Market Outlook Art & Science

Art & Science of Investing Through the Pandemic

Many trades and industries incorporate both art and science into their goods and services. For example, constructing automobiles to smart phones involves the science of engineering, while design from a Tesla car to an iPhone is an art. Taking this full-circle, Steve Jobs eloquently said that “design isn’t just what a product looks and feels like, design is how it actually works and interfaces with the user.”

Famed investor Peter Lynch once stated that “it’s obvious that studying history and philosophy was much better preparation for the stock market than, say, studying statistics. Investing in stocks is an art, not a science, and people who’ve been trained to rigidly quantify everything have a big disadvantage.” This dichotomy is presented in a bit more of a balanced rationale by blogger Housel:

-Gathering numbers and information is a science. Filtering out noise is an art.
-Net present value is a science. Identifying the trust and passion of a CEO is an art.
-Measuring what worked in the past is a science. Understanding why things are different now is an art.

Housel further established that the difference between science and art is basically this: Science often provides multiple ways of getting something done. If any of those ways contradict each other, then art is playing a role.

Jon here.  Tying this all together, while science is the system of acquiring knowledge, art is the application of knowledge. Investing and portfolio management is equally both a science and an art.

Gathering and creating economic, market and securities charts and information is a science. Understanding and interpreting market history and human behavior to construct and manage portfolios while effectively working with clients is an art.

Tale of Two Pandemic Recoveries

While there is a divergence between individuals that are working successfully through COVID19 as an employee or small business owner, and those that have lost their jobs and are suffering from industries that may take a couple of years to rebound while reengineering for “new” ways of doing business, the stock market appears to be operating on a bandwidth separate from the edgy headline news stories and political banter on jobs, inflation and the economy.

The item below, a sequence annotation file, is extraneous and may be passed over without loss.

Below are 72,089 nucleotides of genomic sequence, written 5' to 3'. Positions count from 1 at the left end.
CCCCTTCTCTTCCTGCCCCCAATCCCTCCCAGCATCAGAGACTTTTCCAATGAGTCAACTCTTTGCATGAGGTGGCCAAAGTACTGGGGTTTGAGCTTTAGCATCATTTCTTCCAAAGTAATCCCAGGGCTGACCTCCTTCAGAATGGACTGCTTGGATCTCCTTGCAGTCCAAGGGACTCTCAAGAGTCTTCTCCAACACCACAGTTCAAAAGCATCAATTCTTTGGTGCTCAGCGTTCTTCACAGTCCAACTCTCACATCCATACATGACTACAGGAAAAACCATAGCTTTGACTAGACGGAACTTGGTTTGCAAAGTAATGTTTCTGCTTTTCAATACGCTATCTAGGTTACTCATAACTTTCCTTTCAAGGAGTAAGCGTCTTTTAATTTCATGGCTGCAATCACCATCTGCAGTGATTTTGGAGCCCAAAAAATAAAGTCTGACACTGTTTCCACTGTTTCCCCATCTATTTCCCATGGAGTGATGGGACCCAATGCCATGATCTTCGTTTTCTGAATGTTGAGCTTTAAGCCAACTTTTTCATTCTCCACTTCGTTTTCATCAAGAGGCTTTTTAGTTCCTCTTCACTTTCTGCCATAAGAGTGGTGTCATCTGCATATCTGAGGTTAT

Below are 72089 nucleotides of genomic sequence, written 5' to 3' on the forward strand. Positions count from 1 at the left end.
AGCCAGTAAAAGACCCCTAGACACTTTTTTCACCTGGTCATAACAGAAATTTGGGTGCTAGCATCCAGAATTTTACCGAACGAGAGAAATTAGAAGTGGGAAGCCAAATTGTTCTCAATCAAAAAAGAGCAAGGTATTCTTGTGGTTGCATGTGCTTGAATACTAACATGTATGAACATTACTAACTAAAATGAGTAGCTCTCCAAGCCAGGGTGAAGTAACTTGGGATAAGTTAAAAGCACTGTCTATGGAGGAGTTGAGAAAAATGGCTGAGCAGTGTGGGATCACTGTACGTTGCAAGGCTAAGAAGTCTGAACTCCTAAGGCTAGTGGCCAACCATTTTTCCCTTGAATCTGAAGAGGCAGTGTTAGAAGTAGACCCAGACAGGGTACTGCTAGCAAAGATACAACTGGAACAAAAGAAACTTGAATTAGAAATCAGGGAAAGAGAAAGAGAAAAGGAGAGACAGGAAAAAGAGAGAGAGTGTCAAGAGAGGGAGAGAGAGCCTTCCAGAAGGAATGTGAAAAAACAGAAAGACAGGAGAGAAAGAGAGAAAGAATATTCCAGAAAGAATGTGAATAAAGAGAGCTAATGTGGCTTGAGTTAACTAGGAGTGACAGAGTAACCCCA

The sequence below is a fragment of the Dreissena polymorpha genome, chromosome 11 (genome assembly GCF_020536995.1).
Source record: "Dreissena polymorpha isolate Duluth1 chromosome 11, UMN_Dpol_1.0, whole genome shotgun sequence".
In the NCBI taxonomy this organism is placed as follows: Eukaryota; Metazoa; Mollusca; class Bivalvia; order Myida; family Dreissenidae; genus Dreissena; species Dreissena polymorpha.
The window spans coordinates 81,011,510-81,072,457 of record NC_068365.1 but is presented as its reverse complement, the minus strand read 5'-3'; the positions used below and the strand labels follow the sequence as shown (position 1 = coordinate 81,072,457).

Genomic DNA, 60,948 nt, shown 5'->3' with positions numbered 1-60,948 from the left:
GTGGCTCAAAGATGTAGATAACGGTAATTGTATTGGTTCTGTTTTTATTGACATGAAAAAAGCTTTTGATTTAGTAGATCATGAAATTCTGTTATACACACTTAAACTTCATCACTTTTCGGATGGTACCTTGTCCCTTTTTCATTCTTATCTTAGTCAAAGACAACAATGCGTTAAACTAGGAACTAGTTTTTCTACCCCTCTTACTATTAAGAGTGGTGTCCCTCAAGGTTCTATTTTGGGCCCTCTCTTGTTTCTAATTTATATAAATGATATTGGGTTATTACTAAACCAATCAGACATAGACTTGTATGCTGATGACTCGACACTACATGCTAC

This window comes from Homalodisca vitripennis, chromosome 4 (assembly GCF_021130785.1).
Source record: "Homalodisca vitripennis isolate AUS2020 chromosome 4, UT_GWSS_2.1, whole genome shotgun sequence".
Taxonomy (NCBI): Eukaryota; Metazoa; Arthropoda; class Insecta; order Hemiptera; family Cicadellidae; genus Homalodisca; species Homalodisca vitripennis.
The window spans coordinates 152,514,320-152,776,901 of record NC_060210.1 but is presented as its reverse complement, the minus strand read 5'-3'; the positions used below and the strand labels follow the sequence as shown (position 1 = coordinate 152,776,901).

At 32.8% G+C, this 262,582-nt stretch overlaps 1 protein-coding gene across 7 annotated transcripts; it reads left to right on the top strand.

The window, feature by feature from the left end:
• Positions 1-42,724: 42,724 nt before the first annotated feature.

Going back to the “art” of investing, it’s important to separate personal and political feelings from your investments and not make any rash short term moves that may derail your goals. When it comes down to it, long-term investors should be wary of any financial predictions in general. Economist Edgar Fiedler best said that “he who lives by the crystal ball soon learns to eat ground glass.”

Analyzing Slower GDP for Investors

The business cycle is advancing despite a number of investor concerns, one quarter after the economy returned to pre-pandemic levels. And while the pace has decelerated, this is normal after last year’s extreme rebound. For investors, this is important because an economy that is expanding – even at a slower rate – is what helps support a robust bull market.

Last week’s data shows that U.S. GDP grew by 2% in the third quarter compared to the second. (see below) Although this is slower than many had hoped, this was due to factors that were widely anticipated: the delta variant, supply chain bottlenecks and a deceleration in consumer spending.  

The glass-half-empty view is that last quarter’s growth rate is the slowest since the recovery began, especially compared to the previous quarter’s 6.7% figure. The reality is that investors should not expect the types of growth that occurred right after businesses reopened last year, regardless of supply constraints and inflation. The 33.8% rebound in Q3 2020 was possibly a once-in-a-lifetime event, and only occurred because the economy shrank by 31% at the start of the pandemic. The strong growth rates of the past year benefited from the reopening and should taper off over time.